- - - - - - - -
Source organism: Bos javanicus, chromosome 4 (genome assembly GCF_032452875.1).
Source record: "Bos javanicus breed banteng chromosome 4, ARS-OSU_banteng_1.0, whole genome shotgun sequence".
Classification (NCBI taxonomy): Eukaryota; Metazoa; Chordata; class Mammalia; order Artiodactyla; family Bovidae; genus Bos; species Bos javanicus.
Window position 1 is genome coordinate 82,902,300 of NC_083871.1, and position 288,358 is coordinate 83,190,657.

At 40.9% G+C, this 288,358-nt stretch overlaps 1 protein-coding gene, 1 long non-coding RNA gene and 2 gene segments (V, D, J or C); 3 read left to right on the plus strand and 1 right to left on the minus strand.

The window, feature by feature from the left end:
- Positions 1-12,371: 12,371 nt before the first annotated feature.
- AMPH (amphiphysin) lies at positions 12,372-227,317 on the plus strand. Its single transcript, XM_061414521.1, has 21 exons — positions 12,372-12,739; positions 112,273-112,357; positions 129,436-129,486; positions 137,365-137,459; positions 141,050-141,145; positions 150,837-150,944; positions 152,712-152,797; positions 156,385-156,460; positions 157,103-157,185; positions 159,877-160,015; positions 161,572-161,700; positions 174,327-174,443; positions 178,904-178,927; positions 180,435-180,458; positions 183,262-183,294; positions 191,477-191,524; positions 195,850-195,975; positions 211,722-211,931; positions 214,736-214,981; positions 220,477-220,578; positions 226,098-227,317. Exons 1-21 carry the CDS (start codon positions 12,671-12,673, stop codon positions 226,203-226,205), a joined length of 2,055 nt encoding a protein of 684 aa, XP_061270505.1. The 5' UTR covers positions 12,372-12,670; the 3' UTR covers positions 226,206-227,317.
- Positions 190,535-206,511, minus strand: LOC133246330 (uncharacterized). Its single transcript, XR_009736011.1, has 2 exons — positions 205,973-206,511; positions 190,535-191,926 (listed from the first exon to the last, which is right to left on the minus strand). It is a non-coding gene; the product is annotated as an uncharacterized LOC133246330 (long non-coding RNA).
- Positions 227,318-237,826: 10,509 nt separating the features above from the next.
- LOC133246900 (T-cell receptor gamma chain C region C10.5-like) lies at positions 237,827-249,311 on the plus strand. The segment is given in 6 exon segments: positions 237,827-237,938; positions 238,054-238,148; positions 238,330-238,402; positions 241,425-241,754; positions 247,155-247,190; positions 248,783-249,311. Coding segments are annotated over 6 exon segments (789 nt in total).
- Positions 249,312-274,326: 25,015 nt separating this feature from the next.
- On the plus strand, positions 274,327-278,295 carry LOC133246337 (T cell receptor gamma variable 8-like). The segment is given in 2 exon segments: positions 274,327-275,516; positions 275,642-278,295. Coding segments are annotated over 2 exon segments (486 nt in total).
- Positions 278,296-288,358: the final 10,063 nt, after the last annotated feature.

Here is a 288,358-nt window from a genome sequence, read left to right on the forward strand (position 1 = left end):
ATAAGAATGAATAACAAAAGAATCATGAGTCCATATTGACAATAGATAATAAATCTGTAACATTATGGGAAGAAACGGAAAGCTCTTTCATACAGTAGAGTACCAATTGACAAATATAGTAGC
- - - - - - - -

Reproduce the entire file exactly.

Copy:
Source organism: Bos javanicus, chromosome 4 (genome assembly GCF_032452875.1).
Source record: "Bos javanicus breed banteng chromosome 4, ARS-OSU_banteng_1.0, whole genome shotgun sequence".
Classification (NCBI taxonomy): Eukaryota; Metazoa; Chordata; class Mammalia; order Artiodactyla; family Bovidae; genus Bos; species Bos javanicus.
Window position 1 is genome coordinate 82,902,300 of NC_083871.1, and position 288,358 is coordinate 83,190,657.

At 40.9% G+C, this 288,358-nt stretch overlaps 1 protein-coding gene, 1 long non-coding RNA gene and 2 gene segments (V, D, J or C); 3 read left to right on the plus strand and 1 right to left on the minus strand.

The window, feature by feature from the left end:
- Positions 1-12,371: 12,371 nt before the first annotated feature.
- AMPH (amphiphysin) lies at positions 12,372-227,317 on the plus strand. Its single transcript, XM_061414521.1, has 21 exons — positions 12,372-12,739; positions 112,273-112,357; positions 129,436-129,486; positions 137,365-137,459; positions 141,050-141,145; positions 150,837-150,944; positions 152,712-152,797; positions 156,385-156,460; positions 157,103-157,185; positions 159,877-160,015; positions 161,572-161,700; positions 174,327-174,443; positions 178,904-178,927; positions 180,435-180,458; positions 183,262-183,294; positions 191,477-191,524; positions 195,850-195,975; positions 211,722-211,931; positions 214,736-214,981; positions 220,477-220,578; positions 226,098-227,317. Exons 1-21 carry the CDS (start codon positions 12,671-12,673, stop codon positions 226,203-226,205), a joined length of 2,055 nt encoding a protein of 684 aa, XP_061270505.1. The 5' UTR covers positions 12,372-12,670; the 3' UTR covers positions 226,206-227,317.
- Positions 190,535-206,511, minus strand: LOC133246330 (uncharacterized). Its single transcript, XR_009736011.1, has 2 exons — positions 205,973-206,511; positions 190,535-191,926 (listed from the first exon to the last, which is right to left on the minus strand). It is a non-coding gene; the product is annotated as an uncharacterized LOC133246330 (long non-coding RNA).
- Positions 227,318-237,826: 10,509 nt separating the features above from the next.
- LOC133246900 (T-cell receptor gamma chain C region C10.5-like) lies at positions 237,827-249,311 on the plus strand. The segment is given in 6 exon segments: positions 237,827-237,938; positions 238,054-238,148; positions 238,330-238,402; positions 241,425-241,754; positions 247,155-247,190; positions 248,783-249,311. Coding segments are annotated over 6 exon segments (789 nt in total).
- Positions 249,312-274,326: 25,015 nt separating this feature from the next.
- On the plus strand, positions 274,327-278,295 carry LOC133246337 (T cell receptor gamma variable 8-like). The segment is given in 2 exon segments: positions 274,327-275,516; positions 275,642-278,295. Coding segments are annotated over 2 exon segments (486 nt in total).
- Positions 278,296-288,358: the final 10,063 nt, after the last annotated feature.

Here is a 288,358-nt window from a genome sequence, read left to right on the forward strand (position 1 = left end):
ATAAGAATGAATAACAAAAGAATCATGAGTCCATATTGACAATAGATAATAAATCTGTAACATTATGGGAAGAAACGGAAAGCTCTTTCATACAGTAGAGTACCAATTGACAAATATAGTAGC